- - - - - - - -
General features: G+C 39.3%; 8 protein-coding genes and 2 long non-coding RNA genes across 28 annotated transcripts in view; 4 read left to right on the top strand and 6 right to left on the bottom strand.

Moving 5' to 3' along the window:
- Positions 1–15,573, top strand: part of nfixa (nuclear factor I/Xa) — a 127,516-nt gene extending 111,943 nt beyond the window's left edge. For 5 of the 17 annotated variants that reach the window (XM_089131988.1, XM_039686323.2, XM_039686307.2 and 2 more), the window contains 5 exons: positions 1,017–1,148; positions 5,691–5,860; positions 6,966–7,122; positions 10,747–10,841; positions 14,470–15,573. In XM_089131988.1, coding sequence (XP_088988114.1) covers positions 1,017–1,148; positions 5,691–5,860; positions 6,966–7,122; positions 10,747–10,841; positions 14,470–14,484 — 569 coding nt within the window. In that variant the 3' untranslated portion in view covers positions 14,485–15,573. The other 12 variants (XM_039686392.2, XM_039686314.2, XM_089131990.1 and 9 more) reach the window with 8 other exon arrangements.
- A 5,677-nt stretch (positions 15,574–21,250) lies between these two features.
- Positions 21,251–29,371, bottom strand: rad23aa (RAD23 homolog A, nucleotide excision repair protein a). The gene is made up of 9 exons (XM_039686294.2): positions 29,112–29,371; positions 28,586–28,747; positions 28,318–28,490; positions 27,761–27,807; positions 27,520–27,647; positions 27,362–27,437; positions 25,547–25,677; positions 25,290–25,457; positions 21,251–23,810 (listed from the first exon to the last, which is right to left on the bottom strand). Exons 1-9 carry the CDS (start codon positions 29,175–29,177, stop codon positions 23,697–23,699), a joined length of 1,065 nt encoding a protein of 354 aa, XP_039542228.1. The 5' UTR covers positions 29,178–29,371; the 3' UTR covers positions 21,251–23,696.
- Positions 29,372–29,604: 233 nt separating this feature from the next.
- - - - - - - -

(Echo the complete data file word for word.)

General features: G+C 39.3%; 8 protein-coding genes and 2 long non-coding RNA genes across 28 annotated transcripts in view; 4 read left to right on the top strand and 6 right to left on the bottom strand.

Moving 5' to 3' along the window:
- Positions 1–15,573, top strand: part of nfixa (nuclear factor I/Xa) — a 127,516-nt gene extending 111,943 nt beyond the window's left edge. For 5 of the 17 annotated variants that reach the window (XM_089131988.1, XM_039686323.2, XM_039686307.2 and 2 more), the window contains 5 exons: positions 1,017–1,148; positions 5,691–5,860; positions 6,966–7,122; positions 10,747–10,841; positions 14,470–15,573. In XM_089131988.1, coding sequence (XP_088988114.1) covers positions 1,017–1,148; positions 5,691–5,860; positions 6,966–7,122; positions 10,747–10,841; positions 14,470–14,484 — 569 coding nt within the window. In that variant the 3' untranslated portion in view covers positions 14,485–15,573. The other 12 variants (XM_039686392.2, XM_039686314.2, XM_089131990.1 and 9 more) reach the window with 8 other exon arrangements.
- A 5,677-nt stretch (positions 15,574–21,250) lies between these two features.
- Positions 21,251–29,371, bottom strand: rad23aa (RAD23 homolog A, nucleotide excision repair protein a). The gene is made up of 9 exons (XM_039686294.2): positions 29,112–29,371; positions 28,586–28,747; positions 28,318–28,490; positions 27,761–27,807; positions 27,520–27,647; positions 27,362–27,437; positions 25,547–25,677; positions 25,290–25,457; positions 21,251–23,810 (listed from the first exon to the last, which is right to left on the bottom strand). Exons 1-9 carry the CDS (start codon positions 29,175–29,177, stop codon positions 23,697–23,699), a joined length of 1,065 nt encoding a protein of 354 aa, XP_039542228.1. The 5' UTR covers positions 29,178–29,371; the 3' UTR covers positions 21,251–23,696.
- Positions 29,372–29,604: 233 nt separating this feature from the next.